Counties stand to lose £2.5m jackpot over 'rebel' players

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The Independent Online

English counties will this week jeopardise a potential £2.5m Champions League jackpot by selecting "rebel" players in this season's domestic Twenty20 Cup. English cricket's Twenty20 jamboree begins tomorrow evening with the finalists of this summer's tournament being invited to play in the inaugural Champions League, a competition containing the best two Twenty20 teams from Australia, England, India and South Africa, with a first prize of £2.5m.

But 10 of England's 18 counties – the other eight, for differing reasons, do not expect to field rebel players – are prepared to risk being thrown out of the tournament by ignoring a threat from Lalit Modi, the chairman of the Indian Premier League, and possibly the most powerful figure in world cricket. Modi said that any side who pick cricketers who played in the unauthorised Indian Cricket League will be disqualified from playing in the Champions League, scheduled to be take place in Dubai or India in late September or early October.

Counties are aware of Modi's stance but they claim the England and Wales Cricket Board has not yet given them clear guidance. The ECB denies this, saying that it provided the counties with advice during the winter, information that said an invitation to take part in the highly lucrative Champions League could not be guaranteed if they picked individuals who participated in this year's ICL tournament.

Giles Clarke, the chairman of the ECB, nudged the question of player availability to fine leg on Sunday, stating that it was Cricket Australia's job to devise the rules of the competition.

Cricket Australia could take one of four options. It could ban every team who pick an ICL player; ban all players who have had any link with the ICL; ban players who have agreed to continue playing in the ICL; or allow everyone to play. The rules will not be announced before tomorrow and the eventual outcome will give a good indication of the influence of Modi and Indian cricket on the world game.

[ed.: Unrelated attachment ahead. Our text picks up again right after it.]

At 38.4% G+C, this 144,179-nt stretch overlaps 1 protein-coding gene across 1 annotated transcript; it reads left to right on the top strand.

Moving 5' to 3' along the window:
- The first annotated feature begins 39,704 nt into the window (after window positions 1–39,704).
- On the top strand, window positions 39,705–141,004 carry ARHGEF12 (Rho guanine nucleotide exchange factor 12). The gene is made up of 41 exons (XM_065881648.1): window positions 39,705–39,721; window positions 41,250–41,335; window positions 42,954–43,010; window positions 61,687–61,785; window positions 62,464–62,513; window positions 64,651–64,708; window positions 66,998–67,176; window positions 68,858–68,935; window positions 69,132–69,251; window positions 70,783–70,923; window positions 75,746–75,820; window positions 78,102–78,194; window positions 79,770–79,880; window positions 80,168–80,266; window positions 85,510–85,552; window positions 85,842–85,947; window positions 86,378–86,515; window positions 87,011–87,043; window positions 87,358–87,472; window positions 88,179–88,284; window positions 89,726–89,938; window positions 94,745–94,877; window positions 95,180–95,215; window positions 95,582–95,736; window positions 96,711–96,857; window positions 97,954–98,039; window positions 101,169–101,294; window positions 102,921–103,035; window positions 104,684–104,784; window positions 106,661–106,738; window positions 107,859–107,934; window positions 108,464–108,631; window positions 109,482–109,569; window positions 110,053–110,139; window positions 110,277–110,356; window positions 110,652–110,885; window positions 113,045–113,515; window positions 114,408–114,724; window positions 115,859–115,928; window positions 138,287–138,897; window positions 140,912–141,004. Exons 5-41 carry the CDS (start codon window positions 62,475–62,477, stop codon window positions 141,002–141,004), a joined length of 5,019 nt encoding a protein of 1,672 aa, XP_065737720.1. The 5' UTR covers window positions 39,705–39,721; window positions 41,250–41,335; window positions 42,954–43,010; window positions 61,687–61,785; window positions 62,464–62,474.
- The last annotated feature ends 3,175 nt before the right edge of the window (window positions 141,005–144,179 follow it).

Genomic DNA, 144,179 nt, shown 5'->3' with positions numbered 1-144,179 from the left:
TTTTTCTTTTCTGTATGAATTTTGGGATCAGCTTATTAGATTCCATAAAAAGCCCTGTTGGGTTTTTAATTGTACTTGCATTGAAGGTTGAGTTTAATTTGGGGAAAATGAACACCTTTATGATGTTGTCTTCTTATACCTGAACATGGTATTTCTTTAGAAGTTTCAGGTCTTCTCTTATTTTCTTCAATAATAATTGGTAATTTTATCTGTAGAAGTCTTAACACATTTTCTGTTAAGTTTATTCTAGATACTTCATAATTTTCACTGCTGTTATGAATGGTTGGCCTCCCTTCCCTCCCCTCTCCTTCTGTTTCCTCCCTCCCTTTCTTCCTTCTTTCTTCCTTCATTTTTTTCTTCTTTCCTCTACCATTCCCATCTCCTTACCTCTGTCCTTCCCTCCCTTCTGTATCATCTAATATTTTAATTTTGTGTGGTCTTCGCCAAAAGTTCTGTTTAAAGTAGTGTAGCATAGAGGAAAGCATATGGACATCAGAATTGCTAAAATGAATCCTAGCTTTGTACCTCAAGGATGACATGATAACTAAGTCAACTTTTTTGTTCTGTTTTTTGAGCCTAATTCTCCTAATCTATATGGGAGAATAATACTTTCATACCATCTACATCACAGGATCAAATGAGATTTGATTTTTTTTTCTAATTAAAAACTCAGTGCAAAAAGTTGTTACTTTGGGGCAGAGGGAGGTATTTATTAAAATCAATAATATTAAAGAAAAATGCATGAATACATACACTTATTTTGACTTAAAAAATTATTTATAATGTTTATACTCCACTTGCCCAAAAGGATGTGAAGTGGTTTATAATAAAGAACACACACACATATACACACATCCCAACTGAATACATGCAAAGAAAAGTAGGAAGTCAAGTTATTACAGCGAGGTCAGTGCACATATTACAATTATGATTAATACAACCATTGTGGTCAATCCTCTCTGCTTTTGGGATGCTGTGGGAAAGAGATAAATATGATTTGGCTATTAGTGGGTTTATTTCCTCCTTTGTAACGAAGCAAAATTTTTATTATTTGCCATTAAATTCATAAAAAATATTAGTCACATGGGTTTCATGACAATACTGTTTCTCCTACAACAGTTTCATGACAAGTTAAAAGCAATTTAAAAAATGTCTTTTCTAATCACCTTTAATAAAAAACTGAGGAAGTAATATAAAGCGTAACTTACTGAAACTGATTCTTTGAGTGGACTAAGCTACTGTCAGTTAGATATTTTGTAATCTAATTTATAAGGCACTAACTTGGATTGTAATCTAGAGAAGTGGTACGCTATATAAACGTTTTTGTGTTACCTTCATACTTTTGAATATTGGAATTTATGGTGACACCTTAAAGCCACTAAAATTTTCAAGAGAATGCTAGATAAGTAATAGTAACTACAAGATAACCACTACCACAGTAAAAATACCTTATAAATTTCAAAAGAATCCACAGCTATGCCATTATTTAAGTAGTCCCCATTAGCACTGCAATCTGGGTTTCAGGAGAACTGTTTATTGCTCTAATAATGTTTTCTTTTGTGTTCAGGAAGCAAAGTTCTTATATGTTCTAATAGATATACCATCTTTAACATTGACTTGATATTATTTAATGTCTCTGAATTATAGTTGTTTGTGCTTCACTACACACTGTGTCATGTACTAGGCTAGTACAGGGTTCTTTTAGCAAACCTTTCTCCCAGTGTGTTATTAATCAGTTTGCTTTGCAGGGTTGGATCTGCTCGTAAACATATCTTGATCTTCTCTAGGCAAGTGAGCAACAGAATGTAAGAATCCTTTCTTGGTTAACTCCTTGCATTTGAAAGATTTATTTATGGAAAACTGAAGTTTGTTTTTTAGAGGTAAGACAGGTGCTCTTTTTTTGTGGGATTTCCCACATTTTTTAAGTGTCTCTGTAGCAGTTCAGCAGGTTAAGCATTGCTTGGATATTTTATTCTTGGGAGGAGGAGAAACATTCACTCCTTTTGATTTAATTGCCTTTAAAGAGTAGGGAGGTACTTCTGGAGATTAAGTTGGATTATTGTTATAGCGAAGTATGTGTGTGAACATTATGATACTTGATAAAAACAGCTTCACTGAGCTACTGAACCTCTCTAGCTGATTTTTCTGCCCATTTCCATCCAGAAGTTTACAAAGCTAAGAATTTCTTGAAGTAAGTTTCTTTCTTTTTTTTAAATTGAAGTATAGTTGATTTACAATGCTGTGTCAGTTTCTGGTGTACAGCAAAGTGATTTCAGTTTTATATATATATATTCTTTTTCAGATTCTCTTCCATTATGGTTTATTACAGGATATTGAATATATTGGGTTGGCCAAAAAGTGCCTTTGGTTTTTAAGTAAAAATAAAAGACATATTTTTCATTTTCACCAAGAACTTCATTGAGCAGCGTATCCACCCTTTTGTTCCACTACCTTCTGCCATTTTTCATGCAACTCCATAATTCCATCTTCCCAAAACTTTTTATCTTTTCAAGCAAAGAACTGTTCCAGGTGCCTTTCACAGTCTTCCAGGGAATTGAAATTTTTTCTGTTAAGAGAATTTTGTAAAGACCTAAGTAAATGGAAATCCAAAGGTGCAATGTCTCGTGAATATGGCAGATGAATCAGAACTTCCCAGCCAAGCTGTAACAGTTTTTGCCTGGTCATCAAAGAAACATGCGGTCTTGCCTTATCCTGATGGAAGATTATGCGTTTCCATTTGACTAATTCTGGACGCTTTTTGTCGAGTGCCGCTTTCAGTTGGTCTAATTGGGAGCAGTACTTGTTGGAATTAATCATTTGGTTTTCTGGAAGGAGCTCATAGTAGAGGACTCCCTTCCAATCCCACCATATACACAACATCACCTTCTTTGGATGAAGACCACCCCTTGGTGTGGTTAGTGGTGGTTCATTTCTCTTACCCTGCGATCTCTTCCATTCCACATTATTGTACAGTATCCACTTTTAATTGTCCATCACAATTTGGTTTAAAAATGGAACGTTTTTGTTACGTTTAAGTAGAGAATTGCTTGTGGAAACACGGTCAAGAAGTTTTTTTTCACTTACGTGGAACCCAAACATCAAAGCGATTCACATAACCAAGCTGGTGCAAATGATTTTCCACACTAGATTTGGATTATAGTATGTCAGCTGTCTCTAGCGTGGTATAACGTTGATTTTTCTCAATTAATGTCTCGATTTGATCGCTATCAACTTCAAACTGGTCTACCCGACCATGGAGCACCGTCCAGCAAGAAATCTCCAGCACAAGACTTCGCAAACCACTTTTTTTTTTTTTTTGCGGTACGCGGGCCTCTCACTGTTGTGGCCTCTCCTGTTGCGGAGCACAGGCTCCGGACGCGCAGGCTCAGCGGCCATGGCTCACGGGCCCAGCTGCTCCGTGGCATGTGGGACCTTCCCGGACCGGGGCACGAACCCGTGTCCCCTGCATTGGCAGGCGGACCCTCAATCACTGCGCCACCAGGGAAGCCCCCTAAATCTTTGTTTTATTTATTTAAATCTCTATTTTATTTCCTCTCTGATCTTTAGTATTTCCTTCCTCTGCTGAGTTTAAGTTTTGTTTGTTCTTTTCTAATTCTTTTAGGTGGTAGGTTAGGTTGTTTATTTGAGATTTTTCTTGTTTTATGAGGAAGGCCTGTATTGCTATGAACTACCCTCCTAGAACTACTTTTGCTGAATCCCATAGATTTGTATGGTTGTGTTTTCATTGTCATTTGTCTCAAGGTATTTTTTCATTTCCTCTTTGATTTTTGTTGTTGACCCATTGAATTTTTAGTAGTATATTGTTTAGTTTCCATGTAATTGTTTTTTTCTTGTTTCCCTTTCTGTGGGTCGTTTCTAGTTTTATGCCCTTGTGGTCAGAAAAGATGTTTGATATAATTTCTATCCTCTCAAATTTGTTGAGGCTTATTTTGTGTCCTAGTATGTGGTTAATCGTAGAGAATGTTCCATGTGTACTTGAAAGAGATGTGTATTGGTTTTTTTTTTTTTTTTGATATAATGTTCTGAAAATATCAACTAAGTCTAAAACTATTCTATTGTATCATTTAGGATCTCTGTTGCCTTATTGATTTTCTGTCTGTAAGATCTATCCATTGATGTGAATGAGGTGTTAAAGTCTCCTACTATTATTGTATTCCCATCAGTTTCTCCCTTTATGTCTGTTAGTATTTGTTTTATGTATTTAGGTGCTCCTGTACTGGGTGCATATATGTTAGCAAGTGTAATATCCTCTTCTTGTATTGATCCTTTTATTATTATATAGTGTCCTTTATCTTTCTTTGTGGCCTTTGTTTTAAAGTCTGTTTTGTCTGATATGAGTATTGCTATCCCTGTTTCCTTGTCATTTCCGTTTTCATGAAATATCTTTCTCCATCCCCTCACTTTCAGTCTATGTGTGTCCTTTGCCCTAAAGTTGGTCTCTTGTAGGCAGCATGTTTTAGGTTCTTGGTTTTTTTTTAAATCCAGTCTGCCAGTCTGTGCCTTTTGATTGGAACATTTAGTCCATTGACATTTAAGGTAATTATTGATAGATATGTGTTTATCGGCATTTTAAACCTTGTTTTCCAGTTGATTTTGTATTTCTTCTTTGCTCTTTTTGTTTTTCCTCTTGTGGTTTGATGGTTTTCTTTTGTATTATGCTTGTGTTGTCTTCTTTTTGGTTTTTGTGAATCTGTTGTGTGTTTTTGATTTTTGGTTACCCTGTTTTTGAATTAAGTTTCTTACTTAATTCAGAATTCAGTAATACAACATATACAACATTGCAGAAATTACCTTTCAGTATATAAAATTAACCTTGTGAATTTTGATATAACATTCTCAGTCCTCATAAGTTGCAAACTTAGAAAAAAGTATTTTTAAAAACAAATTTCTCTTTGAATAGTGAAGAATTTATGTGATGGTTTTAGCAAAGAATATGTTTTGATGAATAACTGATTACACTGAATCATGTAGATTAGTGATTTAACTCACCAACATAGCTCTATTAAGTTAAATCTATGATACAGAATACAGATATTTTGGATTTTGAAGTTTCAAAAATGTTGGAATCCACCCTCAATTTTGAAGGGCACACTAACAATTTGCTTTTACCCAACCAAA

"We will play our strongest side," said Paul Millman, the chief executive of Kent, the reigning champions. They have two rebel players, Justin Kemp and Azhar Mahmood, on their playing staff. "We will get on with life, try to win the tournament and worry about India's views if and when it comes along. When the regulations become clear we will have to adjust."

Several England-qualified players have played in the ICL, including Worcestershire's Vikram Solanki, Nottinghamshire's Chris Read, Leicestershire's Paul Nixon and Warwickshire's Darren Maddy, but they are in the clear because they did not play after a cut-off date in 2007.

Matters should become clearer in 2009, when the ECB amends its player registration document. From next year a player's registration, and therefore his ability to play for a county, will be refused if he has played in a tournament or event that is not authorised by the board that governs cricket in the country.

In the long run, and if it is legally enforceable, the move could help the England cricket team. There is currently great concern over the number of Kolpak players – non-England qualified cricketers who are free to work here under European Law – within the game. Their employment reduces the opportunities of young England qualified players. The new ruling could put an end to that.

The risk-takers: Counties with ICL players


Derbyshire: Wavell Hinds

Durham: Dale Benkenstein

Gloucestershire: Hamish Marshall

Hampshire: Nic Pothas (and possibly Ian Harvey)

Kent: Justin Kemp, Azhar Mahmood

Lancashire: Stuart Law, Lou Vincent

Northamptonshire: Lance Klusener, Nicky Boje, Andrew Hall, Johan van der Wath, Niall O'Brien

Nottinghamshire: Andre Adams

Surrey: Saqlain Mushtaq, Abdul Razzaq

Sussex: Mushtaq Ahmed, Murray Goodwin


Essex, Glamorgan (Herschelle Gibbs replacing ICL's Jason Gillespie, tactical decision), Leicestershire, Middlesex Somerset, Warwickshire, Worcestershire, Yorkshire (Rana Naved-ul-Hasan injured. Would have played if fit)